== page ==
Resonance Records is pleased to honor this request and release One Night In Indy with the blessings of the Wes Montgomery Estate and Eddie Higgins’s widow, Meredith D’Ambrosio, whom Feldman found via Sunnyside Records president François Zalacain. This recording is a gift from Duncan Schiedt to Wes Montgomery fans, decades after the memorable performance.
The specially priced CD features just over 40 minutes of music. Accompanying these notable headliners is Chicago drum legend Walter Perkins (a former drummer for Ahmad Jamal’s trio before Vernell Fournier) and an unidentified bassist (to identify this musician Resonance consulted Higgins alumni Bob Cranshaw and John Bany, along with fellow Chicago bass legends from that era, to no avail).
Feldman notes, “I'm grateful to Duncan for his lasting friendship and for sharing this with the world to hear. It is nothing short of incredible that after decades of no new Montgomery music, Resonance has brought to light new documents that will help Wes's legacy live on — In the Beginning (2015), Echoes of Indiana Avenue (2012), and, thanks to Duncan, One Night In Indy.” Since releasing Echoes of Indiana Ave, Resonance has located additional of unreleased 1950’s archival Montgomery recordings and plans to release more music in late 2016/2017.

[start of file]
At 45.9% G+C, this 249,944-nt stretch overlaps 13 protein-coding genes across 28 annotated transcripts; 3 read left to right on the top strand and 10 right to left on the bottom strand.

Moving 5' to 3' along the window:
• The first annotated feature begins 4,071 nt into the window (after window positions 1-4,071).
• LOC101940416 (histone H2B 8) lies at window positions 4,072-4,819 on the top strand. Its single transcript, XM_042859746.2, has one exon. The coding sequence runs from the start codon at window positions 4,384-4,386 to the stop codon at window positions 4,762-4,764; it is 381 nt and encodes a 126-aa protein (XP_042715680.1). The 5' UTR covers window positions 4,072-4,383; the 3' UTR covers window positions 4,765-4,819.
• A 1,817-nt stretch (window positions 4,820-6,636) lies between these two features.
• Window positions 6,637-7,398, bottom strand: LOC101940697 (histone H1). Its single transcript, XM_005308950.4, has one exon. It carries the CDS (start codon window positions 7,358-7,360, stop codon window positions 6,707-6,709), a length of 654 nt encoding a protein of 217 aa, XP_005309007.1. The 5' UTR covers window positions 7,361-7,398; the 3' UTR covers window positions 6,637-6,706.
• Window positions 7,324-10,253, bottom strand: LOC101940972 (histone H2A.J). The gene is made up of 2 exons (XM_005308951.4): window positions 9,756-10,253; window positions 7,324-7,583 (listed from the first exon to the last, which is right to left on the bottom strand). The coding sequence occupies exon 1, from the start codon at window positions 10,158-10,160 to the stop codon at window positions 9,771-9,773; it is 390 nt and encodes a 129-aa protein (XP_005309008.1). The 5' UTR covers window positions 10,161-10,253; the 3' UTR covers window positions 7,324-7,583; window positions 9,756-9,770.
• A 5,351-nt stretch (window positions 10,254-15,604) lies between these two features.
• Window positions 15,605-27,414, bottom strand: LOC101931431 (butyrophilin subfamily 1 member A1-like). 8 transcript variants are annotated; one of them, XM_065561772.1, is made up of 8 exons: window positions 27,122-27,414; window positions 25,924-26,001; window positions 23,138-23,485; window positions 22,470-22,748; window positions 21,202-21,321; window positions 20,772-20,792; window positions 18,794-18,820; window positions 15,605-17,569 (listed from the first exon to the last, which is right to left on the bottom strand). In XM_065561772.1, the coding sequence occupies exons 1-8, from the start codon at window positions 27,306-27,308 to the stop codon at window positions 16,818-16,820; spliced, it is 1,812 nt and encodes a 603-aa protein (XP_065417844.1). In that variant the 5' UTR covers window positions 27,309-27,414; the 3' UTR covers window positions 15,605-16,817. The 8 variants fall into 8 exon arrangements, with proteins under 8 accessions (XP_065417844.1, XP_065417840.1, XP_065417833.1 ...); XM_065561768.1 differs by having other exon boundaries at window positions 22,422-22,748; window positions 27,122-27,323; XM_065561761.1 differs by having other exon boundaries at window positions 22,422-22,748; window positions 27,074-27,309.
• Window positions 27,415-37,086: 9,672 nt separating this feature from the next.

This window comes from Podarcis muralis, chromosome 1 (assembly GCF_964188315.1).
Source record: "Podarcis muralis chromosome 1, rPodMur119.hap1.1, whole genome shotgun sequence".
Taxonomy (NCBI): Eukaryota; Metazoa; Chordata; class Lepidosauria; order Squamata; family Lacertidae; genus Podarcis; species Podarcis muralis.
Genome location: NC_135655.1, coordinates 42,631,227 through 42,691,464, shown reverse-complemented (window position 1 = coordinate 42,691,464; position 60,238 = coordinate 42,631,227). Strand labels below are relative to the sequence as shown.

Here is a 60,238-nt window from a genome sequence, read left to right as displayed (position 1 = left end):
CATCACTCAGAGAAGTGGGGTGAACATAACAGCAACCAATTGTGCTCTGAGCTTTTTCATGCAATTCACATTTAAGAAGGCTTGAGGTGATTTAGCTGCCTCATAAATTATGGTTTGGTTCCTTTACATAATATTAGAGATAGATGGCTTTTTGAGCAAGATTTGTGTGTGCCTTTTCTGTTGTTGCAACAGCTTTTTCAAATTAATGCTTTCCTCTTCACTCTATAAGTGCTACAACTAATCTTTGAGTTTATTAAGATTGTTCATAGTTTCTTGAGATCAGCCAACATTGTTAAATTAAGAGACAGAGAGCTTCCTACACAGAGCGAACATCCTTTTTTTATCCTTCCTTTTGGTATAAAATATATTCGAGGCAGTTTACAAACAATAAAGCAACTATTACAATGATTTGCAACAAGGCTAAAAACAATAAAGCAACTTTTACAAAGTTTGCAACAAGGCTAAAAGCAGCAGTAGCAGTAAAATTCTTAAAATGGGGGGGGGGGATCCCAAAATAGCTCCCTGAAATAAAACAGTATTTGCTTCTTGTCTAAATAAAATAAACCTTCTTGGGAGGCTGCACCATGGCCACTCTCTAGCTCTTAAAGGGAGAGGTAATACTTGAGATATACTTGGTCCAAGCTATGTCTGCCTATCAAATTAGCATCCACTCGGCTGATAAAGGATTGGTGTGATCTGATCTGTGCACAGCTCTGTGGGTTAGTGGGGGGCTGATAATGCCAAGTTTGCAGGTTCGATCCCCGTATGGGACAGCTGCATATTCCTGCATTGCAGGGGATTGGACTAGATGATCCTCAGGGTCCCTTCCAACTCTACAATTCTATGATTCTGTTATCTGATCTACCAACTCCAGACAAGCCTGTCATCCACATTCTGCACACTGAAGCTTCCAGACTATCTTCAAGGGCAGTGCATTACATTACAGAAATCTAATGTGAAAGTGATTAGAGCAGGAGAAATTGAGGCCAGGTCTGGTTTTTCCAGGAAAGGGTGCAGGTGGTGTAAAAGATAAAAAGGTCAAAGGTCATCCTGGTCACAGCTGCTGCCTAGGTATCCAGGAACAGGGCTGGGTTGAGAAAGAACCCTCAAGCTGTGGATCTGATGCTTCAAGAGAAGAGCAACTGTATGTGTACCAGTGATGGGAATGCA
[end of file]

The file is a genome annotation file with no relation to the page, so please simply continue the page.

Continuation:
With his artistic sensibility of an Indianapolis cityscape view, Burton Yount designed the album cover. Mixing and sound restoration is by Fran Gala and executive producer George Klabin at the Resonance Records Studios.
1. Give Me the Simple Life (9:14)
2. Prelude to a Kiss (5:52)
3. Stompin’ at the Savoy (7:12)
4. Li’l Darling (8:09)
5. Ruby, My Dear (8:35)
6. You’d Be So Nice to Come Home To (2:51)

Resonance Records continues to bring archival recordings to light. Some past releases include the critically acclaimed 2015 Grammy Award-winning John Coltrane release Offering: Live at Temple University (best album notes, Ashley Kahn), Wes Montgomery In the Beginning, Charles Lloyd Manhattan Stories, and Bill Evans Live at Art D’Lugoff’s Top of the Gate. Located in Beverly Hills, CA, Resonance Records is a division of the Rising Jazz Stars Foundation, a California 501(c)(3) non-profit corporation created to discover the next jazz stars. Resonance Artists include Richard Galliano, Polly Gibbons, Tamir Hendelman, Christian Howes and Donald Vega.